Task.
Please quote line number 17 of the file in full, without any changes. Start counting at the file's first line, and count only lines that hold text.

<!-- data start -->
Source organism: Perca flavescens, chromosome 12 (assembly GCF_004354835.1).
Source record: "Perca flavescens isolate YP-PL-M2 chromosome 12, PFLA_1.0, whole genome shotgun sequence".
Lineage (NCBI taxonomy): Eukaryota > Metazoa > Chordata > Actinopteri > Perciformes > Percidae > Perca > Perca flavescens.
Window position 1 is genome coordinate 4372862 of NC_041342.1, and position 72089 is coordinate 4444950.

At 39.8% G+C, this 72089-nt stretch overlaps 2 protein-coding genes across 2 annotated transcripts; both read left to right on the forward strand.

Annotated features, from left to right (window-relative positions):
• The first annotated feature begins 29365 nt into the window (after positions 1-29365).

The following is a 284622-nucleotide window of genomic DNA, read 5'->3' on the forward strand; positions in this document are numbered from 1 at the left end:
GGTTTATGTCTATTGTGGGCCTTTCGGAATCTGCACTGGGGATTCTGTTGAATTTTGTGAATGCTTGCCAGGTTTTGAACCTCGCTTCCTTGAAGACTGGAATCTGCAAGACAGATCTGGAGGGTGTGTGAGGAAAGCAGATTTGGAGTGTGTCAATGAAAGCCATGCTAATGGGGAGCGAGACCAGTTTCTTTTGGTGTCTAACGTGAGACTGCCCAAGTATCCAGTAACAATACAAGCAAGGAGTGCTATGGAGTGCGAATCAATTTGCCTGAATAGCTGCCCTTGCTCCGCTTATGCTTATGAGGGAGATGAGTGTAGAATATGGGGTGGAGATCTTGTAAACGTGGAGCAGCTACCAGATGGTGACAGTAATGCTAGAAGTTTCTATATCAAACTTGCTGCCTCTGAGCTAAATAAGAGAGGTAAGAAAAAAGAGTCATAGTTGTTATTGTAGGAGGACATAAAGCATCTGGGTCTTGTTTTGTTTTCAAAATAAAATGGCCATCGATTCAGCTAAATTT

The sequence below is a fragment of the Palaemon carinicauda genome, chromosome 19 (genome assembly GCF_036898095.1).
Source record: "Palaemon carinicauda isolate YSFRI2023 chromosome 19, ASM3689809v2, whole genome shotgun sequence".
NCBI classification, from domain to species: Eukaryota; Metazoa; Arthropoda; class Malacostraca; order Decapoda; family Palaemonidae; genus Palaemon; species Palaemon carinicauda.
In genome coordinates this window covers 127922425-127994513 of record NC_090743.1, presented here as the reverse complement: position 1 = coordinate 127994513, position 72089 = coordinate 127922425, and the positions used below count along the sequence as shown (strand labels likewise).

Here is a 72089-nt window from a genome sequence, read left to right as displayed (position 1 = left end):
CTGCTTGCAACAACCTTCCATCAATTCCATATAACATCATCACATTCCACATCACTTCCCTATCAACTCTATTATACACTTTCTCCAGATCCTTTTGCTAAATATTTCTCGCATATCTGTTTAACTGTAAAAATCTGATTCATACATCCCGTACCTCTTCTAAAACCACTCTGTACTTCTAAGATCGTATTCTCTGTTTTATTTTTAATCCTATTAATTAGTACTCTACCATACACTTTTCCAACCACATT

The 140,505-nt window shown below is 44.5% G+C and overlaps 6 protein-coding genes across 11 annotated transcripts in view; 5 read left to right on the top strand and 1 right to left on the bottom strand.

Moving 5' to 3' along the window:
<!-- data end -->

Moving 5' to 3' along the window: